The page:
Strategic change and organisational restructuring: How managers negotiate change initiatives
This study examines the organizational changes and varied response amongst managers to those changes in seven subsidiaries of multinational apparel firms. Because of intensified competition from low wage economies, such firms have been forced to restructure production processes to heighten both their productive efficiency and attain greater flexibility at the plant level. Much of this change has involved the introduction of high performance work practices (HPWP), a central focus of much recent scholarship on post-Fordism. Drawing from several qualitative strategies, this paper focuses on the role of managers as agents of strategy implementation and discusses how they negotiate, accept or resist such changes. We describe the failure to implement HPWP as some firms seek efficiency gains from work restructuring rather than broader effectiveness goals that would have deepened employee participation. In doing so we theorise about structural impediments to organisational innovation, the operational constraints that render some managers change recipients rather than change agents, and what this might tell us about micro-political strategies within large organisations as key actors negotiate a new organisational reality.
If you experience problems downloading a file, check if you have the proper application to view it first. In case of further problems read the IDEAS help page. Note that these files are not on the IDEAS site. Please be patient as the files may be large.
As the access to this document is restricted, you may want to look for a different version under "Related research" (further below) or search for a different version of it.
Volume (Year): 12 (2006)
Issue (Month): 3 (September)
|Contact details of provider:|| Web page: http://www.elsevier.com/wps/find/journaldescription.cws_home/601266/description#description|
|Order Information:|| Postal: http://www.elsevier.com/wps/find/journaldescription.cws_home/601266/bibliographic|
References listed on IDEAS
Please report citation or reference errors to , or , if you are the registered author of the cited work, log in to your RePEc Author Service profile, click on "citations" and make appropriate adjustments.:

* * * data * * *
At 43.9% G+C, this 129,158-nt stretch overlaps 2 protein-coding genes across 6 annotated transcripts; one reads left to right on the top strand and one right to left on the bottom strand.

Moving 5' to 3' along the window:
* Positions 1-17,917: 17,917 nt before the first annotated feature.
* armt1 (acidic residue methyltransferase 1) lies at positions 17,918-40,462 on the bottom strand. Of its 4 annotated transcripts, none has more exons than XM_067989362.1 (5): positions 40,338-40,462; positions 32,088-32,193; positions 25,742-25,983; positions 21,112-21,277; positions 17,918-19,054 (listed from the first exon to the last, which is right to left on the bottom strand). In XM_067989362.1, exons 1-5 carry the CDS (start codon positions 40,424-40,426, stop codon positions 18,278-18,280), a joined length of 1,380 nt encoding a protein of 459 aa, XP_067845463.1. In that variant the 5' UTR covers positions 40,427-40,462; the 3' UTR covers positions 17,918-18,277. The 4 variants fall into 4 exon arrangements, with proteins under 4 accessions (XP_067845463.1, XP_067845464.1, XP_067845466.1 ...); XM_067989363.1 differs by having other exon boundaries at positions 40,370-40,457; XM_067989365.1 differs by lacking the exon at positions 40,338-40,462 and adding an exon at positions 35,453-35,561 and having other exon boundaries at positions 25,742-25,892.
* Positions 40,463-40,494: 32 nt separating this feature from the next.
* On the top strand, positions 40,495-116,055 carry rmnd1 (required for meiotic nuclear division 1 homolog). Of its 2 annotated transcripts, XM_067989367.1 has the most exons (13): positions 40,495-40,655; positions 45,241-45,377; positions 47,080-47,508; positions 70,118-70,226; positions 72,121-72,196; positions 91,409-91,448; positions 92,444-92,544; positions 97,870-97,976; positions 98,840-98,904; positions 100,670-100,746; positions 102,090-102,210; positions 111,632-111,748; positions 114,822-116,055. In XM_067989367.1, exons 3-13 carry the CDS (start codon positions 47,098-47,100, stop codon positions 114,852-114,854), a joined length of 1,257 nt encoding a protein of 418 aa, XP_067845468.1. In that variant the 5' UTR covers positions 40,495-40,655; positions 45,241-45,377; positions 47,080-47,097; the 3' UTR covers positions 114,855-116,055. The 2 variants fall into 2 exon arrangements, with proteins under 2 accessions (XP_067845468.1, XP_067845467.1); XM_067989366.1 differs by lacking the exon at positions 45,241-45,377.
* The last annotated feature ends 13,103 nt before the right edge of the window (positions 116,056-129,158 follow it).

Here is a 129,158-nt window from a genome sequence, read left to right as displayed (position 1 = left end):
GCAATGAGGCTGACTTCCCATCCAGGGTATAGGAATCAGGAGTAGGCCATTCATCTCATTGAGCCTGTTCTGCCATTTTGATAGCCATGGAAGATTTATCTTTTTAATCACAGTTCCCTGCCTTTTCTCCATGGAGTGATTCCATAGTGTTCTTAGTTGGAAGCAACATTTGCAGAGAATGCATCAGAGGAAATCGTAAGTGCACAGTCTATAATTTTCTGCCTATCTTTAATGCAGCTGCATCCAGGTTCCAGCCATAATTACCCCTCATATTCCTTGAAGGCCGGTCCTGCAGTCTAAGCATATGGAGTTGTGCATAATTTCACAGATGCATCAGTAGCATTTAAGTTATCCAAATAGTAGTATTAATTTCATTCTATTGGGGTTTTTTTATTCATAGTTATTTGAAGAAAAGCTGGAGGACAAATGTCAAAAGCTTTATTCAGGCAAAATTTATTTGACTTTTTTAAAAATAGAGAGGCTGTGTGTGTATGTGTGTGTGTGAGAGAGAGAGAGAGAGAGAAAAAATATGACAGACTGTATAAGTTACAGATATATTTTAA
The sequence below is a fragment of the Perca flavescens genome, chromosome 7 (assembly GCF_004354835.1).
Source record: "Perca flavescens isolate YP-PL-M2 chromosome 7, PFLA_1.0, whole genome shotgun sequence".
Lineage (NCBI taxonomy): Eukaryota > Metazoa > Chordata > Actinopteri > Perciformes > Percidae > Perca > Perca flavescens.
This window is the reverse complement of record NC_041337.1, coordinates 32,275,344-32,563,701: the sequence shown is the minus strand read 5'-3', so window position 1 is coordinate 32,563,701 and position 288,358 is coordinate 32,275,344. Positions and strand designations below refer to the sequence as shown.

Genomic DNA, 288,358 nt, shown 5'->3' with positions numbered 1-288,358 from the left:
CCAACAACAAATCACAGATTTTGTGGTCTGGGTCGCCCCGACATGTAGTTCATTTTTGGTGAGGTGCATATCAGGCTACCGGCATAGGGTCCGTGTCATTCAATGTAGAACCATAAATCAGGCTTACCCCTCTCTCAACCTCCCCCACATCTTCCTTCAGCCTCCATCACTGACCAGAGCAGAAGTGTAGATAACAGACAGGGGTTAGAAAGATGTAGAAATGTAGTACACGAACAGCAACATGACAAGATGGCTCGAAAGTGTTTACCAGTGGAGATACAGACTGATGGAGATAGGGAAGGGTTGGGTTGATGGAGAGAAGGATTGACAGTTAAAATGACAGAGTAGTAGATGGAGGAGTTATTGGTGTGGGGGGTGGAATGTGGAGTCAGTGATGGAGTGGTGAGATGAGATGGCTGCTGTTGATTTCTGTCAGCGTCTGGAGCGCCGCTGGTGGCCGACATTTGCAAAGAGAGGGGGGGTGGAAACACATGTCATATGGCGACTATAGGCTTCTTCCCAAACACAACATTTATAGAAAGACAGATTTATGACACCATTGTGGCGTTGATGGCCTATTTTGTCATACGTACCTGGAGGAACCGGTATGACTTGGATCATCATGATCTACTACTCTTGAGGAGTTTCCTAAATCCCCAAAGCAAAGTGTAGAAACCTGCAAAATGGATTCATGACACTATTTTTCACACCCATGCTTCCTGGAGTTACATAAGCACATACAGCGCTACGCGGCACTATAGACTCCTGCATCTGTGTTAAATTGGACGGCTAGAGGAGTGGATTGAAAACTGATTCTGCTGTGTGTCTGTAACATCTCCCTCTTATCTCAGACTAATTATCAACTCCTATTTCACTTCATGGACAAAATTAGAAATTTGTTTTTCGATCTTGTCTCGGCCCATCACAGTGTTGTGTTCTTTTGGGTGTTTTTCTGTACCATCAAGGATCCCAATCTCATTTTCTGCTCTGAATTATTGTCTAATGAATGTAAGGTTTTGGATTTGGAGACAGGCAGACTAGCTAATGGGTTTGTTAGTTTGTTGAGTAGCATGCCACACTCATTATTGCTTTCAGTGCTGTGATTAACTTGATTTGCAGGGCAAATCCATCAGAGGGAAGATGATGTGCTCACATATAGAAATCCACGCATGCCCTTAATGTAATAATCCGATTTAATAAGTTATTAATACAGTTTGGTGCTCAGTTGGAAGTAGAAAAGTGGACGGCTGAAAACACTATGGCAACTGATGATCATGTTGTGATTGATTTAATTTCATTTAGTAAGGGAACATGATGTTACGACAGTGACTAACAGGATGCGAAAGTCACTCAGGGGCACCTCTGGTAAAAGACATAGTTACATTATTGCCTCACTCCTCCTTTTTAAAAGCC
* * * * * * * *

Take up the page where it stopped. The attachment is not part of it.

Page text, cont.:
- Paul Osterman, 1994. "How common is workplace transformation and who adopts it?," Industrial and Labor Relations Review, ILR Review, Cornell University, ILR School, vol. 47(2), pages 173-188, January.
- John Godard, 2004. "A Critical Assessment of the High-Performance Paradigm," British Journal of Industrial Relations, London School of Economics, vol. 42(2), pages 349-378, 06.
- Pamela S. Barr, 1997. "Seeing isn't Believing: Understanding Diversity in the Timing of Strategic Response," Journal of Management Studies, Wiley Blackwell, vol. 34(3), pages 337-370, 05.
- Kochan, Thomas A., 1996. "What works at work : overview and assessment," Working papers 3886-96., Massachusetts Institute of Technology (MIT), Sloan School of Management.
- Paul Osterman, 2000. "Work reorganization in an era of restructuring: Trends in diffusion and effects on employee welfare," Industrial and Labor Relations Review, ILR Review, Cornell University, ILR School, vol. 53(2), pages 179-196, January.
- Christerson, Brad & Appelbaum, Richard P., 1995. "Global and local subcontracting: Space, ethnicity, and the organization of apparel production," World Development, Elsevier, vol. 23(8), pages 1363-1374, August.
- Steven W. Floyd, 1997. "Middle Management's Strategic Influence and Organizational Performance," Journal of Management Studies, Wiley Blackwell, vol. 34(3), pages 465-485, 05.
When requesting a correction, please mention this item's handle: RePEc:eee:intman:v:12:y:2006:i:3:p:284-301. See general information about how to correct material in RePEc.
For technical questions regarding this item, or to correct its authors, title, abstract, bibliographic or download information, contact: (Zhang, Lei)
If you have authored this item and are not yet registered with RePEc, we encourage you to do it here. This allows to link your profile to this item. It also allows you to accept potential citations to this item that we are uncertain about.
If references are entirely missing, you can add them using this form.
If the full references list an item that is present in RePEc, but the system did not link to it, you can help with this form.
If you know of missing items citing this one, you can help us creating those links by adding the relevant references in the same way as above, for each refering item. If you are a registered author of this item, you may also want to check the "citations" tab in your profile, as there may be some citations waiting for confirmation.
Please note that corrections may take a couple of weeks to filter through the various RePEc services.